The different procedures of and debates on corona apps, which make it difficult to distance oneself from the Chinese regime of capture (aka “totalitarianism in digital garb”, Kai Strittmatter), are among them. The fact that they come at a time when survival statistics bespeak such control procedures and the social immune system is currently being massively strengthened to fight any concerns regarding digitalisation does not make the situation any easier.

The “Corona data donation” (of the app of the same name from the Robert Koch Institute) may be given with more ease if the “corona crisis […] also makes the digital sceptics aware of the consequences of worldwide networking” (SZ); if “the digital, ostracized by cultural pessimists and progress sceptics as a refuge of human alienation, […] keeps work processes, the possibility of learning and social interaction alive” (Welt); when the German secretary for Digitisation describes the Covid 19 pandemic as “an initial spark” for “digitisation” – even if it is “a pity” “that it will take a crisis in our country too, so that we can rethink digitisation, abandon existing reservations and see in it the chances for improving life” (Spiegel).

Becoming aware of these discursive shifts and acting on them appears to be uncannily close. From one platform to another (Rosa Mercedes); this is how links work. This not new, but probably more intensive than ever. It is in this intensity that lies the chance to perceive the conditions of the present condition more clearly.





April 9th, 2020 — Rosa Mercedes / 02

via Hyperallergic on the environmental impact of blockchain referring to recent NFT (non-fungible token) art sales: “This is not the first time the art world has come under scrutiny for being on the wrong side of the climate conversation. Artists and activists have protested everything from the carbon footprint of physical art fairs to the fossil fuel money funding major museums. But some say the energy consumption of cryptocurrencies is particularly egregious, and research shows it’s relatively easily quantifiable. A study by Cambridge University, for instance, estimates that bitcoin uses more electricity per year than the entire nation of Argentina. (Ethereum mining consumes a quarter to half of what Bitcoin mining does, but one transaction uses more power than an average US household in a day, according to the Institute of Electrical and Electronics Engineers.)”


Nicholas Mirzoeff on “Artificial vision, white space and racial surveillance capitalism”: “Based as it is on ‘epidermalization’ (the assertion of absolute difference based on relative differences in skin color), AI’s racial surveillance deploys an all-too-familiar racialized way of seeing operating at plan-etary scale. It is the plantation future we are now living in. All such operations take place in and via the new imagined white space of technology known as the cloud. In reality, a very material arrangement of servers and cables, the cloud is both an engine of high-return low-employment capitalism and one of the prime drivers of carbon emissions.”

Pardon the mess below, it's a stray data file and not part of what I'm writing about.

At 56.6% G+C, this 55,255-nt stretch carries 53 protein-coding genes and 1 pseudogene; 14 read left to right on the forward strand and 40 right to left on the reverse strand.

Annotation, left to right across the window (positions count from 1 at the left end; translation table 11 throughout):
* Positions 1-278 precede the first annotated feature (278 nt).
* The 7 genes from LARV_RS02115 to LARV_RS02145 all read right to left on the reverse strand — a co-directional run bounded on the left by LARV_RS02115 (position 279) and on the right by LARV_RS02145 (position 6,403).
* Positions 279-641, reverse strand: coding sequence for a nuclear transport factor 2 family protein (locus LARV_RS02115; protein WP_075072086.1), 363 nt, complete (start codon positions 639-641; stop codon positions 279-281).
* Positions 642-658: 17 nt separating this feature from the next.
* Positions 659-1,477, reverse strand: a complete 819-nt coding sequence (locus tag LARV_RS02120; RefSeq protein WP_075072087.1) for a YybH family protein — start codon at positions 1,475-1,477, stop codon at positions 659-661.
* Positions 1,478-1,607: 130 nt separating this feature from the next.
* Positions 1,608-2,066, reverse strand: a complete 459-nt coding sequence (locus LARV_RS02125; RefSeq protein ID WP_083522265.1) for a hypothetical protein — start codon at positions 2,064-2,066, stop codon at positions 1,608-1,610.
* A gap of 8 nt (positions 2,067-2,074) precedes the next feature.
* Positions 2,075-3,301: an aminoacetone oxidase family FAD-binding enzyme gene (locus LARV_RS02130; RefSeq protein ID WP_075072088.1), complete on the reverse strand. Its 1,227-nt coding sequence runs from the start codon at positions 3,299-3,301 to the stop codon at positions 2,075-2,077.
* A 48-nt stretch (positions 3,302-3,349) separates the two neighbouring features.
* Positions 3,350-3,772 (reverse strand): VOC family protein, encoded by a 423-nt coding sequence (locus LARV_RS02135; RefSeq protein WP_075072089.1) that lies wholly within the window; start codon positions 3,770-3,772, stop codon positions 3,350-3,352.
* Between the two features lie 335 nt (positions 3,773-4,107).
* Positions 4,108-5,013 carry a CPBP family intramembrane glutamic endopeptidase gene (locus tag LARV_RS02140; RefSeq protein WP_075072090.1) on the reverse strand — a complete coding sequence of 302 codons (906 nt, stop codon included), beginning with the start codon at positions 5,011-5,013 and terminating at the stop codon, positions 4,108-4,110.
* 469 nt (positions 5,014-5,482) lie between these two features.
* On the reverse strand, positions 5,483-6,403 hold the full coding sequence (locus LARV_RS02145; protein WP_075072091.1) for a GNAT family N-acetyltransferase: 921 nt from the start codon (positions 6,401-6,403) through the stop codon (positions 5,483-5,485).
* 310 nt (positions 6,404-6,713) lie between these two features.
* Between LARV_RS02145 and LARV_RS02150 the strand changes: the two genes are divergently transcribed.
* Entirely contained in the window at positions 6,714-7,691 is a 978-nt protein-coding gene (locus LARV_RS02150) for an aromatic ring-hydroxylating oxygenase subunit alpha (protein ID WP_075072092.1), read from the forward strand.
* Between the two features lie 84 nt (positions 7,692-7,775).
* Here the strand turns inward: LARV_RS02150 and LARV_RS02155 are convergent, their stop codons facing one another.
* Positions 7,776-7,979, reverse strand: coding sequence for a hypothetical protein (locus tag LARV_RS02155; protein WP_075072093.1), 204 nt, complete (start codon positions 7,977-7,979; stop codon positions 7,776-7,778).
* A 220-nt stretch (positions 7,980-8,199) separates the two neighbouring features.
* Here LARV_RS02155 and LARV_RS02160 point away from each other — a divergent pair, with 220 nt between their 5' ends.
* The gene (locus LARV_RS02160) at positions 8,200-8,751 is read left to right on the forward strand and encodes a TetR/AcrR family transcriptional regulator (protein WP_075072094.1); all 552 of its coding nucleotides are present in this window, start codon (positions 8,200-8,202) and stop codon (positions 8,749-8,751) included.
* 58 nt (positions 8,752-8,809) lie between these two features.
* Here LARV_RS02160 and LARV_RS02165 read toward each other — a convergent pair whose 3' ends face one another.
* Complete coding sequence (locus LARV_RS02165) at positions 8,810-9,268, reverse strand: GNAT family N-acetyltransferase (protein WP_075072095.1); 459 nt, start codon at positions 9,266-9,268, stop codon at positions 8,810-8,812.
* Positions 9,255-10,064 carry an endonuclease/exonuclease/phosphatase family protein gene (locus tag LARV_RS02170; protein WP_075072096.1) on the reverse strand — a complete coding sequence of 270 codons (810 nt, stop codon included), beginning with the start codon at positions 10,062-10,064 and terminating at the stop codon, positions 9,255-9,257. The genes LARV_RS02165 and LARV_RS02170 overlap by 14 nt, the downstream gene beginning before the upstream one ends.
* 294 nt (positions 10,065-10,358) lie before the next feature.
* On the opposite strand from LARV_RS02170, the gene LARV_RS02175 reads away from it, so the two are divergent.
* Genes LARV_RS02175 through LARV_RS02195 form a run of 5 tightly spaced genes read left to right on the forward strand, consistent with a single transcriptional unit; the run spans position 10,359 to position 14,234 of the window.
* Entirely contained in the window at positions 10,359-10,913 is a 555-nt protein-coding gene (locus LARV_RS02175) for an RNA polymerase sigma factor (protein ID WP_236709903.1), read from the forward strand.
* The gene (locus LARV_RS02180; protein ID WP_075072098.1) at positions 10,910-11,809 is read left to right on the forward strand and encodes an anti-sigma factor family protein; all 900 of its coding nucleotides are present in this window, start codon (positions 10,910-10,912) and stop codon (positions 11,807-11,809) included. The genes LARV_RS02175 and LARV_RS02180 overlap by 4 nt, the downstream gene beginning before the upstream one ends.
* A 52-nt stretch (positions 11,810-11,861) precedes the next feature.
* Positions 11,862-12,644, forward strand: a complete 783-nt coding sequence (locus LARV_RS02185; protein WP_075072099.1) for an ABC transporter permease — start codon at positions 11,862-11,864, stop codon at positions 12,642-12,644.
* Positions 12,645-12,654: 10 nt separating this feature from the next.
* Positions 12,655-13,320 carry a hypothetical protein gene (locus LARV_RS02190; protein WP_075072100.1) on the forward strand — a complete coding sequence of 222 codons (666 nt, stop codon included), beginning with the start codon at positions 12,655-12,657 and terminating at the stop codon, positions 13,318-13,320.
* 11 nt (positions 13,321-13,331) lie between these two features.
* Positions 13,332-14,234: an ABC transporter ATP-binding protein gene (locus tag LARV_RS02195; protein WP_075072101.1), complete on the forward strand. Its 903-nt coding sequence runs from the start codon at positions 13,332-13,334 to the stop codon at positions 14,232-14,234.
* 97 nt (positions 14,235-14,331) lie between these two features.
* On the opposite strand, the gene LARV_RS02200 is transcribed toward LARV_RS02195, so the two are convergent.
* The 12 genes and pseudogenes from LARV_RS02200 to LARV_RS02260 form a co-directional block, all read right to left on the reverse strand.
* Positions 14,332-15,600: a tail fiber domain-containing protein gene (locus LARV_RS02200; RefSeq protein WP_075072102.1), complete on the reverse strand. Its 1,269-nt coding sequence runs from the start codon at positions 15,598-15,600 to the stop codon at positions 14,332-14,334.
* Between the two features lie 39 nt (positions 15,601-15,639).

Sara Ahmed on the performativity of disgust (from The Cultural Politics of Emotion, 2004): “To name something as disgusting is to transfer the stickiness of the word ‘disgust’ to an object, which henceforth becomes generated as the very thing that is spoken. The relationship between the stickiness of the sign and the stickiness of the object is crucial to the performativity of disgust as well as the apparent resistance of disgust reactions to ‘newness’ in terms of the generation of different kinds of objects. The object that is generated as a disgusting (bad) object through the speech act comes to stick. It becomes sticky and acquires a fetish quality, which then engenders its own effects.”

November 7th, 2020

David Graeber (1961-2020) on What Would It Take (from his The Democracy Project. A History, a Crisis, a Movement, 2013, p. 193): “We have little idea what sort of organizations, or for that matter, technologies, would emerge if free people were unfettered to use their imagination to actually solve collective problems rather than to make them worse. But the primary question is: how do we even get there? What would it take to allow our political and economic systems to become a mode of collective problem solving rather than, as they are now, a mode of collective war?”

September 7th, 2020

T.J. Demos on why cultural practitioners should never surrender, via  “For artists, writers, and curators, as art historians and teachers, the meaning-production of an artwork is never finished, never fully appropriated and coopted, in my view, and we should never surrender it; the battle over significance is ongoing. We see that battle rise up in relation to racist and colonial monuments these days in the US, the UK, and South Africa. While the destruction of such monuments results from and is enabling of radical politics, it’s still not enough until the larger institutions that support and maintain their existence as well as the continuation of the politics they represent are also torn down. This is urgent as well in the cultural sphere, including the arts institutions, universities, art markets, discursive sphere of magazines and journals, all in thrall to neoliberalism, where we must recognize that it’s ultimately inadequate to simply inject critical or radical content into these frameworks, which we know excel at incorporating those anti-extractivist expressions into further forms of cultural capital and wealth accumulation. What’s required is more of the building of nonprofit and community-based institutions, organizing radical political horizons and solidarity between social formations.”

August 21st, 2020